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Estimated Price $170
Type Analog Bass Compressor Pedal
Compressor Tech VCA compression
I/O 1×1/4” input, 1×1/4” output
Power Supply 9V PSU or 9V block battery

My Review: The Studio Bass is a studio-grade pedal from Seymour Duncan, built around a VCA compression circuit. It has a simple 4 knob layout with Compression, Attack, Level, and Blend controls, that are straightforward to use. The Compression control sets your ratio from 1:1 to :1, so you can also use it as a peak limiter, and it also controls your threshold via input gain – a higher compression ratio results in a lower threshold, but your noise floor also gets raised. The Blend knob lets you blend in your choice of lows, mids, or the whole frequency range of your dry signal, selectable through the 3-way switch. This feature comes in handy as compression sometimes leaves the low-end slightly lacking in definition, while in the “mid” position, you get lots of punch and articulation. The range of attack times is fairly short, but are very usable, and Level controls your make-up gain. The release time is fixed, but its value is well chosen. The frequency response of the Studio Bass is flat, you won’t notice any loss of either high- or low-end.

The tone you get from the Studio Bass is clear and transparent, with just a touch of added warmth. Its noise floor is very low but it’s not entirely silent, it’s still better than what most compressors have on offer. The fact that it also runs on an 18V power supply besides the standard 9V means you’ll have more flexibility when setting it up, while also benefiting from the increased headroom 18V operation provides. In the box, you’ll find a few welcome extras like a velcro strip, rubber feet, and dot stickers to mark your favorite settings.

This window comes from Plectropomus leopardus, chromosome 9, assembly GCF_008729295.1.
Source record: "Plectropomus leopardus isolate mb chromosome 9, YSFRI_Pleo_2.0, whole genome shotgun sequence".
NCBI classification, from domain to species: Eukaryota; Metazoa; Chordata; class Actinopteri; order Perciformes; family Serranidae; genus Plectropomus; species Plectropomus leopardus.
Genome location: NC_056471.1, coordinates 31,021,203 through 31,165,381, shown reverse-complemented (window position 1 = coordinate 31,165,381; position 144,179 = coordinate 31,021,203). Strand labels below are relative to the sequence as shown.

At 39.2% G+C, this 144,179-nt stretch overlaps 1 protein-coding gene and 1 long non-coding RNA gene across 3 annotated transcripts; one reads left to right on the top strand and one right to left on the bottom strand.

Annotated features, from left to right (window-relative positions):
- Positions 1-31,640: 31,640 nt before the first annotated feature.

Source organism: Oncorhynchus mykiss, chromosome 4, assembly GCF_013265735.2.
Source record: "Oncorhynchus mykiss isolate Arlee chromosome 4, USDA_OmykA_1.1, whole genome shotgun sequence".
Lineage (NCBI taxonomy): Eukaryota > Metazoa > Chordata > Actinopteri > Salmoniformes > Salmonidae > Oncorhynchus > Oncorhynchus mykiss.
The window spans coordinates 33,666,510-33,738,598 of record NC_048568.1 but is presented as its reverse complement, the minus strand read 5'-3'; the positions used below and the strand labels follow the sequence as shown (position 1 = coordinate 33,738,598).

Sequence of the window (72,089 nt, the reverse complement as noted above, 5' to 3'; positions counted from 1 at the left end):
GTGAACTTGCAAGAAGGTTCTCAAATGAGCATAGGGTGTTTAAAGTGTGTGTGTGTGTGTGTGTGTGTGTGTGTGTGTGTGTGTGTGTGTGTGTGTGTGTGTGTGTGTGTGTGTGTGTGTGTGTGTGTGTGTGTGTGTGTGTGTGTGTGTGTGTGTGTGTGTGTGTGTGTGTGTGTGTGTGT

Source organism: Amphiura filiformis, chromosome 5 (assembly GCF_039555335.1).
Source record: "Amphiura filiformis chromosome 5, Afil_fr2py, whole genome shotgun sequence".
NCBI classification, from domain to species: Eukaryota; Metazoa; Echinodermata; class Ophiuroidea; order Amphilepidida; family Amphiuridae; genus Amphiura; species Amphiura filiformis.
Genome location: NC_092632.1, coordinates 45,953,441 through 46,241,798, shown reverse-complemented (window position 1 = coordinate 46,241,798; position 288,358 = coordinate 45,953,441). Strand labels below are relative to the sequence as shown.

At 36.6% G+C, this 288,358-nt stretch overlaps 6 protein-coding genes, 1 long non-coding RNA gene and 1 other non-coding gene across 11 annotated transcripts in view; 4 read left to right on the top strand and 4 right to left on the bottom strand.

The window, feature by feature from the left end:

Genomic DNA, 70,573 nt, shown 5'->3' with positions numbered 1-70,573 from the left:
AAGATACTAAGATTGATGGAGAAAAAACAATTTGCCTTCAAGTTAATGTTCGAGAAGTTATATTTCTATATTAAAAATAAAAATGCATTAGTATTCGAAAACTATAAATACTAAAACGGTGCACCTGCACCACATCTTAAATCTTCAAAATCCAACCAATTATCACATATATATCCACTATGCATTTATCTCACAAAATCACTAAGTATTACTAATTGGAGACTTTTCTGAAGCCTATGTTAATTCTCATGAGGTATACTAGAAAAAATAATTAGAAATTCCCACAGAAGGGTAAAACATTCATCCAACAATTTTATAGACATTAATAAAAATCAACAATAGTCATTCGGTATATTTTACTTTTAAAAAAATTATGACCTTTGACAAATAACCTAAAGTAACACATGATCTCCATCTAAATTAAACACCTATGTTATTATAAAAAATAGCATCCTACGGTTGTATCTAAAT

Key Specs: The Studio Bass is a high-quality VCA compressor that’s very easy to use. It has a 4-knob layout with Compression (that sets your desired compression ratio as well as your threshold via input gain), Attack (times are limited to a range that’s on the short side, but are adequate), level sets the make-up gain, and Blend lets you add lows, mids or the full frequency range of your dry signal to the compressed one (selectable via the 3-way toggle switch). It features a true bypass circuit and can run on your choice of 9V battery or 9V or 18V PSU with a center-negative pin

Target Customer: This is a very transparent compressor that adds just a touch of warmth to your signal, if you are looking for more character from your compressor, this one will not give you that. It offers good compression sounds, it’s very easy to set up and the blend control makes it very versatile.